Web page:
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Eurostat: Regional diversity in the EU – how does your region fare?

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Eurostat: Regional diversity in the EU – how does your region fare?

What is the share of young and old people in the regions of the European Union (EU)? Is the risk of poverty in my region higher or lower than elsewhere in the EU? Which region has the largest economy? Which region invests most in research and innovation? How do people in my region use the internet?

National figures alone are not sufficient to give the full picture of the territorial and socio-economic developments taking place at a detailed level within the EU. Comparing data at a regional or subnational level is therefore often more meaningful and helps to increase the understanding of the diversity that exists within Member States and across the EU as a whole. In particular, the COVID-19 outbreak has led to an increased demand for subnational data to support statistical analysis at regional and local level.

Share of young people highest in Mayotte in France, share of very old people highest in Evrytania in Greece

In 2019, one fifth (20.4%) of the EU population was aged less than 20 years, 59.4% was of working age (20-64 years) and the remaining 20.3% was aged 65 years or more. Very old people (aged 80 years or more) accounted for 5.8% of the total EU population.

Among the 10 NUTS level 3 regions in the EU with the highest shares of young people (aged less than 20 years), five regions were located in France, four in Ireland and one in Spain. The two outermost French regions Mayotte (53.8% of the total population) and Guyane (41.8%) recorded the highest shares.

On the other hand, five of the 10 regions with the highest proportions of very old people (aged 80 years or more), were located in Spain, three in Portugal and two in Greece. The highest share was observed in the mountainous, central Greek region of Evrytania (16.1% of the total population), followed by the two north-western Spanish regions Zamora (12.5%) and Ourense (12.1%).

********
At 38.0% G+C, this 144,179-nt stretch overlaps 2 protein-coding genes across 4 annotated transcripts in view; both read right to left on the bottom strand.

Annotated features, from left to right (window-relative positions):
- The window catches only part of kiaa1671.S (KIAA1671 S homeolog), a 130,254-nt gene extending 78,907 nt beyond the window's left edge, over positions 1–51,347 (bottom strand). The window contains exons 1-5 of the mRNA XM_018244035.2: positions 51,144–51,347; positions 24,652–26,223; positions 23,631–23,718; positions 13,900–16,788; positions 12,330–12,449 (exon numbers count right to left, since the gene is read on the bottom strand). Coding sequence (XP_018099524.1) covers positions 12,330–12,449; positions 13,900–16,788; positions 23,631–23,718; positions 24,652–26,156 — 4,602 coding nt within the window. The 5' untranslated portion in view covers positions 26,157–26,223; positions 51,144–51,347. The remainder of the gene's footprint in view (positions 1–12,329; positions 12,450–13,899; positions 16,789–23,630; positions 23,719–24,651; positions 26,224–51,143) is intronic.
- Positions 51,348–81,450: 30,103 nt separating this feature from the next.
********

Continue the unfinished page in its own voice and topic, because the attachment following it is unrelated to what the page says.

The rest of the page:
Tertiary educational attainment — highest in Sostinės regionas in Lithuania, lowest in Nord-Est in Romania

40.3% of people aged 30-34 years in the EU had completed tertiary education in 2019, thus achieving the Europe 2020 target of 40%.

In a majority of Member States, the capital region recorded the highest share of tertiary educational attainment, except in Belgium (where the highest share was observed in the region Prov. Vlaams-Brabant), Spain (País Vasco), Croatia (Jadranska Hrvatska), Italy (Emilia-Romagna) and the Netherlands (Utrecht).

In 2019, the share of tertiary educational attainment was equal or above the 40% target in 101 of the 237 NUTS level 2 regions for which data are available. Among these, there were nine regions where the share exceeded 60%: the capital regions of Sostinės regionas in Lithuania (70.4%), Warszawski stołeczny in Poland (69.2%) and Hovedstaden in Denmark (64.2%), followed by Utrecht in the Netherlands (64.1%) and the capital regions of Stockholm in Sweden (63.4%), Île-de-France in France (63.2%), Noord-Holland in the Netherlands, Bratislavský kraj in Slovakia (62.1% each) and Praha in Czechia (60.9%).

At the other end of the range, four of the six regions in the EU where the share of tertiary educational attainment was less than 20% were located in Romania — Nord-Est (15.5%), Sud-Muntenia (16.3%), Sud-Est (17.8%) and Sud-Vest Oltenia (18.6%) — one in Bulgaria, Severozapaden (17.1%) and one in Italy, Calabria (19.9%).

 

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